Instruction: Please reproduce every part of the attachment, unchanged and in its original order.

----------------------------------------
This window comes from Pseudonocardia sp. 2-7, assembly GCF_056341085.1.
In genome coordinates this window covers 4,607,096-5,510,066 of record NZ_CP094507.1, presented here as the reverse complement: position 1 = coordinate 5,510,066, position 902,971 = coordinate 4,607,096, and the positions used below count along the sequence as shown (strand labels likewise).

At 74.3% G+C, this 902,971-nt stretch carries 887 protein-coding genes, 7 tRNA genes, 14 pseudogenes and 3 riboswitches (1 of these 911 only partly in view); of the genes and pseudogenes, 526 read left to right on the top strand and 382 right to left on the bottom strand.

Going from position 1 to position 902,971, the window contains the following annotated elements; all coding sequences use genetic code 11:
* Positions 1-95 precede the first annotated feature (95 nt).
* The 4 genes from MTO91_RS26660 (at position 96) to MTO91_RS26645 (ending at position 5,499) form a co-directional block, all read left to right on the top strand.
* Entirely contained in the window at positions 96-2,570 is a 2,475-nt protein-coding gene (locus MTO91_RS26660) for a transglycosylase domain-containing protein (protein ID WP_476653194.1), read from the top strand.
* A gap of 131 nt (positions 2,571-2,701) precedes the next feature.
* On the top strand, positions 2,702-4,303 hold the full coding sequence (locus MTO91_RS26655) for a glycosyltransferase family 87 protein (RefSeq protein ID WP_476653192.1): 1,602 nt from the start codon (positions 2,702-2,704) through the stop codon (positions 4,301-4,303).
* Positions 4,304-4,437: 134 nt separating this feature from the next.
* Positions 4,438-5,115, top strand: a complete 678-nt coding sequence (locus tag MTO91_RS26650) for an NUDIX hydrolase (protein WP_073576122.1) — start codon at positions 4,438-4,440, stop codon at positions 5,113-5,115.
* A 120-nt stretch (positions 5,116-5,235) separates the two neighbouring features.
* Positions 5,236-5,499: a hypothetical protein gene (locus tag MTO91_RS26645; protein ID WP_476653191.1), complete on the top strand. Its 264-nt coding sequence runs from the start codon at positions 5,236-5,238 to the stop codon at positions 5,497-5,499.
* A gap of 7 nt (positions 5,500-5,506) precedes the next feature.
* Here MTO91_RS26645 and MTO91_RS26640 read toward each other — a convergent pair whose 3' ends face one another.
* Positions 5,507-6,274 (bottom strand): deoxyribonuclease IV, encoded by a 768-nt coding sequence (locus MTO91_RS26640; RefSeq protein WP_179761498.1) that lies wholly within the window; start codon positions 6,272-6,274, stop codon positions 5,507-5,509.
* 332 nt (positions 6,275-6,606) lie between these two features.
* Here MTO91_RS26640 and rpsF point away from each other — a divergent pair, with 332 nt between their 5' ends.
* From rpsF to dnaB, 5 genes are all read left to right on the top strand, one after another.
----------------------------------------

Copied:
This window comes from Pseudonocardia sp. 2-7, assembly GCF_056341085.1.
In genome coordinates this window covers 4,607,096-5,510,066 of record NZ_CP094507.1, presented here as the reverse complement: position 1 = coordinate 5,510,066, position 902,971 = coordinate 4,607,096, and the positions used below count along the sequence as shown (strand labels likewise).

At 74.3% G+C, this 902,971-nt stretch carries 887 protein-coding genes, 7 tRNA genes, 14 pseudogenes and 3 riboswitches (1 of these 911 only partly in view); of the genes and pseudogenes, 526 read left to right on the top strand and 382 right to left on the bottom strand.

Going from position 1 to position 902,971, the window contains the following annotated elements; all coding sequences use genetic code 11:
* Positions 1-95 precede the first annotated feature (95 nt).
* The 4 genes from MTO91_RS26660 (at position 96) to MTO91_RS26645 (ending at position 5,499) form a co-directional block, all read left to right on the top strand.
* Entirely contained in the window at positions 96-2,570 is a 2,475-nt protein-coding gene (locus MTO91_RS26660) for a transglycosylase domain-containing protein (protein ID WP_476653194.1), read from the top strand.
* A gap of 131 nt (positions 2,571-2,701) precedes the next feature.
* On the top strand, positions 2,702-4,303 hold the full coding sequence (locus MTO91_RS26655) for a glycosyltransferase family 87 protein (RefSeq protein ID WP_476653192.1): 1,602 nt from the start codon (positions 2,702-2,704) through the stop codon (positions 4,301-4,303).
* Positions 4,304-4,437: 134 nt separating this feature from the next.
* Positions 4,438-5,115, top strand: a complete 678-nt coding sequence (locus tag MTO91_RS26650) for an NUDIX hydrolase (protein WP_073576122.1) — start codon at positions 4,438-4,440, stop codon at positions 5,113-5,115.
* A 120-nt stretch (positions 5,116-5,235) separates the two neighbouring features.
* Positions 5,236-5,499: a hypothetical protein gene (locus tag MTO91_RS26645; protein ID WP_476653191.1), complete on the top strand. Its 264-nt coding sequence runs from the start codon at positions 5,236-5,238 to the stop codon at positions 5,497-5,499.
* A gap of 7 nt (positions 5,500-5,506) precedes the next feature.
* Here MTO91_RS26645 and MTO91_RS26640 read toward each other — a convergent pair whose 3' ends face one another.
* Positions 5,507-6,274 (bottom strand): deoxyribonuclease IV, encoded by a 768-nt coding sequence (locus MTO91_RS26640; RefSeq protein WP_179761498.1) that lies wholly within the window; start codon positions 6,272-6,274, stop codon positions 5,507-5,509.
* 332 nt (positions 6,275-6,606) lie between these two features.
* Here MTO91_RS26640 and rpsF point away from each other — a divergent pair, with 332 nt between their 5' ends.
* From rpsF to dnaB, 5 genes are all read left to right on the top strand, one after another.